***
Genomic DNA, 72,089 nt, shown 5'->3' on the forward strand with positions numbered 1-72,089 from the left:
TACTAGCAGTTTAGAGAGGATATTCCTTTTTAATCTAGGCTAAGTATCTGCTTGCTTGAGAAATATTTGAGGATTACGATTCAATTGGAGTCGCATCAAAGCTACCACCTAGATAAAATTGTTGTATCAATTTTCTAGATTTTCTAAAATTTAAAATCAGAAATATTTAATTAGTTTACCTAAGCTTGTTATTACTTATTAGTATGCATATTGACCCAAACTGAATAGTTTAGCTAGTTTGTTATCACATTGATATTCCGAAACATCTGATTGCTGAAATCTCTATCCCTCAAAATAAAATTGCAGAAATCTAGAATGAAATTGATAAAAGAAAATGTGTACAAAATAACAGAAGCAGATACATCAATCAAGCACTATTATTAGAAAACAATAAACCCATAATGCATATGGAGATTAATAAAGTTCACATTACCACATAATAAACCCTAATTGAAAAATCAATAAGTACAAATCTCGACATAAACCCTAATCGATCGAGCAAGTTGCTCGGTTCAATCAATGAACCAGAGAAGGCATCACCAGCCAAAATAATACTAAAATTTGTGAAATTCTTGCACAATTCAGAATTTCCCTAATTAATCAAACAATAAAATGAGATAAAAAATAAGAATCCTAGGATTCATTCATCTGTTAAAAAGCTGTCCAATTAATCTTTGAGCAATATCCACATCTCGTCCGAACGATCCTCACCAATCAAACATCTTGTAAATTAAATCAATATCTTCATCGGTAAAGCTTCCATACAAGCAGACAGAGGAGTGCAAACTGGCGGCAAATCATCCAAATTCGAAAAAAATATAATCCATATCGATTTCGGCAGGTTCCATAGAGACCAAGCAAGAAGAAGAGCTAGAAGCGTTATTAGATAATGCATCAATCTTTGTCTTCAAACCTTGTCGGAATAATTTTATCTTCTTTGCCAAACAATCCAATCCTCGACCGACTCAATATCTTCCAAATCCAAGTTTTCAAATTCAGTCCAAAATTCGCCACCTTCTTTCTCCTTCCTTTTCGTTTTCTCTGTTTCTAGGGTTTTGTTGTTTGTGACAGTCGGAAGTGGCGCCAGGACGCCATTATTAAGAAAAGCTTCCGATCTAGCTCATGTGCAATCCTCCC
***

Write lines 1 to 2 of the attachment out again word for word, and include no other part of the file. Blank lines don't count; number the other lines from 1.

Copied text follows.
Genomic DNA, 72,089 nt, shown 5'->3' on the forward strand with positions numbered 1-72,089 from the left:
TACTAGCAGTTTAGAGAGGATATTCCTTTTTAATCTAGGCTAAGTATCTGCTTGCTTGAGAAATATTTGAGGATTACGATTCAATTGGAGTCGCATCAAAGCTACCACCTAGATAAAATTGTTGTATCAATTTTCTAGATTTTCTAAAATTTAAAATCAGAAATATTTAATTAGTTTACCTAAGCTTGTTATTACTTATTAGTATGCATATTGACCCAAACTGAATAGTTTAGCTAGTTTGTTATCACATTGATATTCCGAAACATCTGATTGCTGAAATCTCTATCCCTCAAAATAAAATTGCAGAAATCTAGAATGAAATTGATAAAAGAAAATGTGTACAAAATAACAGAAGCAGATACATCAATCAAGCACTATTATTAGAAAACAATAAACCCATAATGCATATGGAGATTAATAAAGTTCACATTACCACATAATAAACCCTAATTGAAAAATCAATAAGTACAAATCTCGACATAAACCCTAATCGATCGAGCAAGTTGCTCGGTTCAATCAATGAACCAGAGAAGGCATCACCAGCCAAAATAATACTAAAATTTGTGAAATTCTTGCACAATTCAGAATTTCCCTAATTAATCAAACAATAAAATGAGATAAAAAATAAGAATCCTAGGATTCATTCATCTGTTAAAAAGCTGTCCAATTAATCTTTGAGCAATATCCACATCTCGTCCGAACGATCCTCACCAATCAAACATCTTGTAAATTAAATCAATATCTTCATCGGTAAAGCTTCCATACAAGCAGACAGAGGAGTGCAAACTGGCGGCAAATCATCCAAATTCGAAAAAAATATAATCCATATCGATTTCGGCAGGTTCCATAGAGACCAAGCAAGAAGAAGAGCTAGAAGCGTTATTAGATAATGCATCAATCTTTGTCTTCAAACCTTGTCGGAATAATTTTATCTTCTTTGCCAAACAATCCAATCCTCGACCGACTCAATATCTTCCAAATCCAAGTTTTCAAATTCAGTCCAAAATTCGCCACCTTCTTTCTCCTTCCTTTTCGTTTTCTCTGTTTCTAGGGTTTTGTTGTTTGTGACAGTCGGAAGTGGCGCCAGGACGCCATTATTAAGAAAAGCTTCCGATCTAGCTCATGTGCAATCCTCCC